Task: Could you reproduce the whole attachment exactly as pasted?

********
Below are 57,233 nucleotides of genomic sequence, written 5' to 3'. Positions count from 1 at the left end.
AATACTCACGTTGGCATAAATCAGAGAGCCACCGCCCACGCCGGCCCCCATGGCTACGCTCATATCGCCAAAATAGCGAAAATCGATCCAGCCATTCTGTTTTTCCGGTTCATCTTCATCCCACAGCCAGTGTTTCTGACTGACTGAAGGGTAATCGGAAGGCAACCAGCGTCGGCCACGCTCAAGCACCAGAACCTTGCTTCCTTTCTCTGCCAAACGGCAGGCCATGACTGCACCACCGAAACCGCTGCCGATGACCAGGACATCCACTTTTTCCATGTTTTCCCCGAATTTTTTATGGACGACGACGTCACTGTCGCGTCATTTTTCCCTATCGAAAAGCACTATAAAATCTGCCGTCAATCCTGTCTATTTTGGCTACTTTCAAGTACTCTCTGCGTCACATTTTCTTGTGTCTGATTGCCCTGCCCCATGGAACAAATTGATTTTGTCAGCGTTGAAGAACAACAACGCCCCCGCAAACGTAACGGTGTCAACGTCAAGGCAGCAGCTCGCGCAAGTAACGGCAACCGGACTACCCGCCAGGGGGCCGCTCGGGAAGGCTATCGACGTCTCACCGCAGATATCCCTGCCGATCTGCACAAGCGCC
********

Below are 57,233 nucleotides of genomic sequence, written 5' to 3'. Positions count from 1 at the left end.
AATACTCACGTTGGCATAAATCAGAGAGCCACCGCCCACGCCGGCCCCCATGGCTACGCTCATATCGCCAAAATAGCGAAAATCGATCCAGCCATTCTGTTTTTCCGGTTCATCTTCATCCCACAGCCAGTGTTTCTGACTGACTGAAGGGTAATCGGAAGGCAACCAGCGTCGGCCACGCTCAAGCACCAGAACCTTGCTTCCTTTCTCTGCCAAACGGCAGGCCATGACTGCACCACCGAAACCGCTGCCGATGACCAGGACATCCACTTTTTCCATGTTTTCCCCGAATTTTTTATGGACGACGACGTCACTGTCGCGTCATTTTTCCCTATCGAAAAGCACTATAAAATCTGCCGTCAATCCTGTCTATTTTGGCTACTTTCAAGTACTCTCTGCGTCACATTTTCTTGTGTCTGATTGCCCTGCCCCATGGAACAAATTGATTTTGTCAGCGTTGAAGAACAACAACGCCCCCGCAAACGTAACGGTGTCAACGTCAAGGCAGCAGCTCGCGCAAGTAACGGCAACCGGACTACCCGCCAGGGGGCCGCTCGGGAAGGCTATCGACGTCTCACCGCAGATATCCCTGCCGATCTGCACAAGCGCC